Rapid Rotation Distorts Bright Star Vega

Rapid Rotation Distorts Bright Star Vega
This artist's concept contrasts Vega with our own Sun. (Image credit: J. Aufdenberg and NOAO/AURA/NSF)

WASHINGTON, D.C.-The bright star Vega is whirling so fast that its equator is several thousand degrees cooler than its poles, scientists said today.

The finding, owing to a strange phenomena called "gravity darkening," confirms predictions about the star. It could also force scientists to rethink their ideas about the amount of light Vega is shining on a dusty debris ring, called the circumstellar disk, which surrounds the star's equator and is thought to be a potential birthplace for planets.

Vega is located 25 light-years away from Earth in the constellation Lyra. It is the 5th brightest star in the night sky and, because Earth's pole wobbles over time, it will take Polaris's place as the North Star in 14,000 AD.

Vega makes a full rotation about its axis once every 12.5 hours. The Sun, in comparison, takes 27 days to make one rotation, even though it is much smaller than Vega.

Vega's bulge

Using Georgia State University's Center for High Angular Resolution Astronomy (CHARA) array in California, researchers confirmed a prediction made by astronomer Richard Gray in 1985 that Vega is spinning at 90 percent of its critical rotation speed.

Stars have a maximum speed, called the "critical rotation," at which they can spin. If stars exceed the critical rotation, the outward force caused by their spinning will overcome the inward gravitational force that keeps the star together.

"If stars get to that limit, they will begin to fly apart," said Jason Aufdenberg, a postdoctoral researcher from the National Optical Astronomy Observatory in Arizona who was involved in the study.

One major consequence of Vega's speedy rotation is that it bulges significantly at its equator: the star is nearly 23 percent fatter than it is tall. Because of the elliptical shape, gravity is no longer even across the entire surface.

Gravity darkening

"For an ellipsoid, you actually have lower gravity when you're at the equator because you're farther away from the center of mass," Aufdenberg explained.

Gravity in turn affects how much energy a star radiates, a measure known as flux. In regions of the star where gravity is low, like at the equator, the flux will also be low. This sets up a temperature difference between the star's equator and its poles.

This is what scientists call gravity darkening.

In the case of Vega, gravity darkening is causing its equator to be cooler by 4,000 degrees Fahrenheit than at its poles.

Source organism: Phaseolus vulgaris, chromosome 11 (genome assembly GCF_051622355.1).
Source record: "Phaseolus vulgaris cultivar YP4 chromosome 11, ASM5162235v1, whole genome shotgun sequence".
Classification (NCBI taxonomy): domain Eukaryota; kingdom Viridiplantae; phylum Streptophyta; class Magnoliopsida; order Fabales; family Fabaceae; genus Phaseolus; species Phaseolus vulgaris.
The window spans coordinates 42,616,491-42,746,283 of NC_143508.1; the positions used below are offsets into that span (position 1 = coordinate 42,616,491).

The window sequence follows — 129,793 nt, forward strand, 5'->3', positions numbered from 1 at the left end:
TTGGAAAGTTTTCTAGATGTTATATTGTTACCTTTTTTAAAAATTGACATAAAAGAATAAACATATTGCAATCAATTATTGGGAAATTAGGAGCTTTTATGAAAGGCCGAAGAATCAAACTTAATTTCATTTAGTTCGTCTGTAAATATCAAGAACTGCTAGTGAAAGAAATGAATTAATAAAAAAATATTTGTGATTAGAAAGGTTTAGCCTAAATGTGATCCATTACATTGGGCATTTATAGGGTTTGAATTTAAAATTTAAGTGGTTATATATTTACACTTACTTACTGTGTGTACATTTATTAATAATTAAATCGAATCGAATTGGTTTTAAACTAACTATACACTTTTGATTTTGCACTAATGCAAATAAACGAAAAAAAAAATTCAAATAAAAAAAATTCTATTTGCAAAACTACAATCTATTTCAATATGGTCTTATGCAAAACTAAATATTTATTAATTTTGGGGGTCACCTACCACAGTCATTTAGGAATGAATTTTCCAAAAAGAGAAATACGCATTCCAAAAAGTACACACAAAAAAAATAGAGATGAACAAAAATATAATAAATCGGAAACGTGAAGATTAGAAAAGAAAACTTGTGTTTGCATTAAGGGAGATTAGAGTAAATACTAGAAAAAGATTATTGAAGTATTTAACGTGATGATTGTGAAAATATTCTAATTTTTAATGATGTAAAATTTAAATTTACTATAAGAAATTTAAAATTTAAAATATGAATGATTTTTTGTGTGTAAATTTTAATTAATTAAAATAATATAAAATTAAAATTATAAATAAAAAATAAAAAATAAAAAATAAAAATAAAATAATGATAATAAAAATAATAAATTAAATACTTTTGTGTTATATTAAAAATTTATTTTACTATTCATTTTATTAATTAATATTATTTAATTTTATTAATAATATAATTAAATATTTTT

The finding was presented here today at the 207th annual meeting of the American Astronomical Society.

Pertains to planets

Scientists can't observe Vega's equatorial bulge directly because Vega is oriented in such a way that astronomers on Earth have only a pole-on view of the star. The new results, derived from the temperature data, could affect the way scientists think about Vega's circumstellar disk, Aufdenberg said.

Many scientists are interested in the disk of gas and dust because it may be similar to those found around other stars. Circumstellar disks are thought to arise mainly from the collision of rocky asteroid-like objects and to form the starting material for the formation of planets and stars.

"Up until now, people have been modeling Vega's spectrum as we see it from Earth, but our measurements make it pretty clear that Vega's circumstellar disk sees a spectrum that is cooler," Aufdenberg told SPACE.com.

Based on the new results, the researchers estimate that the amount of light Vega's circumstellar disk receives is only about half of what was previously thought. The change could require scientists to rethink how much energy is being absorbed by the dust and gas that makes up the disk.

"If it's being heated up less than it was before, then that changes maybe the number of dust grains that have to be there or the type of dust that is there," Aufdenberg said.

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Staff Writer

Ker Than is a science writer and children's book author who joined Space.com as a Staff Writer from 2005 to 2007. Ker covered astronomy and human spaceflight while at Space.com, including space shuttle launches, and has authored three science books for kids about earthquakes, stars and black holes. Ker's work has also appeared in National Geographic, Nature News, New Scientist and Sky & Telescope, among others. He earned a bachelor's degree in biology from UC Irvine and a master's degree in science journalism from New York University. Ker is currently the Director of Science Communications at Stanford University.